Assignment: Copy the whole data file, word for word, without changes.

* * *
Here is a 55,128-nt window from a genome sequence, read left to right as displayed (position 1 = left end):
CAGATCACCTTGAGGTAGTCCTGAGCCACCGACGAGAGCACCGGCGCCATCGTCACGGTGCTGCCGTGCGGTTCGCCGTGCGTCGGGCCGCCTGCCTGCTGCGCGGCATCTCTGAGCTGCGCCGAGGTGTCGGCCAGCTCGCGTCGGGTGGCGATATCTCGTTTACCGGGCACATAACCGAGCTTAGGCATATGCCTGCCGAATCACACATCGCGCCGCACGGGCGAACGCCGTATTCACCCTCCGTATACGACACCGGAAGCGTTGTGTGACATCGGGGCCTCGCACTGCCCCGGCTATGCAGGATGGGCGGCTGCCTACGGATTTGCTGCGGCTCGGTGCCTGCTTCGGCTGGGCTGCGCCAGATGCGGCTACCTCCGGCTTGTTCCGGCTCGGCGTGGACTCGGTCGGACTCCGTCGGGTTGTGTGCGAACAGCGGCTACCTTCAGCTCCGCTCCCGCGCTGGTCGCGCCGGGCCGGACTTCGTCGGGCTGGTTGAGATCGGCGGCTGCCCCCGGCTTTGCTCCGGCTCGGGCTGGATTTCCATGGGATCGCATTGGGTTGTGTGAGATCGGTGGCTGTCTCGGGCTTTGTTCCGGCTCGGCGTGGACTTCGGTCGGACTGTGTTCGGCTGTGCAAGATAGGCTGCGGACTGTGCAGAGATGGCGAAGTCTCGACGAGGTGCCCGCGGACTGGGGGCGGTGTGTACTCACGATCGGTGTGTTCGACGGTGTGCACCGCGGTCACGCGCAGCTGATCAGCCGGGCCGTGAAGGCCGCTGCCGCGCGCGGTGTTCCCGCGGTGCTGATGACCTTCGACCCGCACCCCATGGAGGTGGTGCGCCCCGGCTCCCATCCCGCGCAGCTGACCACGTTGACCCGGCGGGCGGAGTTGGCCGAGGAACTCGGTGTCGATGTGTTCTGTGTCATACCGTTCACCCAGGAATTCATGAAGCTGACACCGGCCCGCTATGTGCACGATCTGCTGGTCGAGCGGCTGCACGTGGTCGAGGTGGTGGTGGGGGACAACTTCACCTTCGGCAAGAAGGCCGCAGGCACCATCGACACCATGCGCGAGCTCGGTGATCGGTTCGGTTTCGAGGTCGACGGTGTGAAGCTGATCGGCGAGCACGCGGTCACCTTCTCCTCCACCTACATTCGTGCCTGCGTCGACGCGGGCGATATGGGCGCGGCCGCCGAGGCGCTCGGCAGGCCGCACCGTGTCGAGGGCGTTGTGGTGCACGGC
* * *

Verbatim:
Here is a 55,128-nt window from a genome sequence, read left to right as displayed (position 1 = left end):
CAGATCACCTTGAGGTAGTCCTGAGCCACCGACGAGAGCACCGGCGCCATCGTCACGGTGCTGCCGTGCGGTTCGCCGTGCGTCGGGCCGCCTGCCTGCTGCGCGGCATCTCTGAGCTGCGCCGAGGTGTCGGCCAGCTCGCGTCGGGTGGCGATATCTCGTTTACCGGGCACATAACCGAGCTTAGGCATATGCCTGCCGAATCACACATCGCGCCGCACGGGCGAACGCCGTATTCACCCTCCGTATACGACACCGGAAGCGTTGTGTGACATCGGGGCCTCGCACTGCCCCGGCTATGCAGGATGGGCGGCTGCCTACGGATTTGCTGCGGCTCGGTGCCTGCTTCGGCTGGGCTGCGCCAGATGCGGCTACCTCCGGCTTGTTCCGGCTCGGCGTGGACTCGGTCGGACTCCGTCGGGTTGTGTGCGAACAGCGGCTACCTTCAGCTCCGCTCCCGCGCTGGTCGCGCCGGGCCGGACTTCGTCGGGCTGGTTGAGATCGGCGGCTGCCCCCGGCTTTGCTCCGGCTCGGGCTGGATTTCCATGGGATCGCATTGGGTTGTGTGAGATCGGTGGCTGTCTCGGGCTTTGTTCCGGCTCGGCGTGGACTTCGGTCGGACTGTGTTCGGCTGTGCAAGATAGGCTGCGGACTGTGCAGAGATGGCGAAGTCTCGACGAGGTGCCCGCGGACTGGGGGCGGTGTGTACTCACGATCGGTGTGTTCGACGGTGTGCACCGCGGTCACGCGCAGCTGATCAGCCGGGCCGTGAAGGCCGCTGCCGCGCGCGGTGTTCCCGCGGTGCTGATGACCTTCGACCCGCACCCCATGGAGGTGGTGCGCCCCGGCTCCCATCCCGCGCAGCTGACCACGTTGACCCGGCGGGCGGAGTTGGCCGAGGAACTCGGTGTCGATGTGTTCTGTGTCATACCGTTCACCCAGGAATTCATGAAGCTGACACCGGCCCGCTATGTGCACGATCTGCTGGTCGAGCGGCTGCACGTGGTCGAGGTGGTGGTGGGGGACAACTTCACCTTCGGCAAGAAGGCCGCAGGCACCATCGACACCATGCGCGAGCTCGGTGATCGGTTCGGTTTCGAGGTCGACGGTGTGAAGCTGATCGGCGAGCACGCGGTCACCTTCTCCTCCACCTACATTCGTGCCTGCGTCGACGCGGGCGATATGGGCGCGGCCGCCGAGGCGCTCGGCAGGCCGCACCGTGTCGAGGGCGTTGTGGTGCACGGC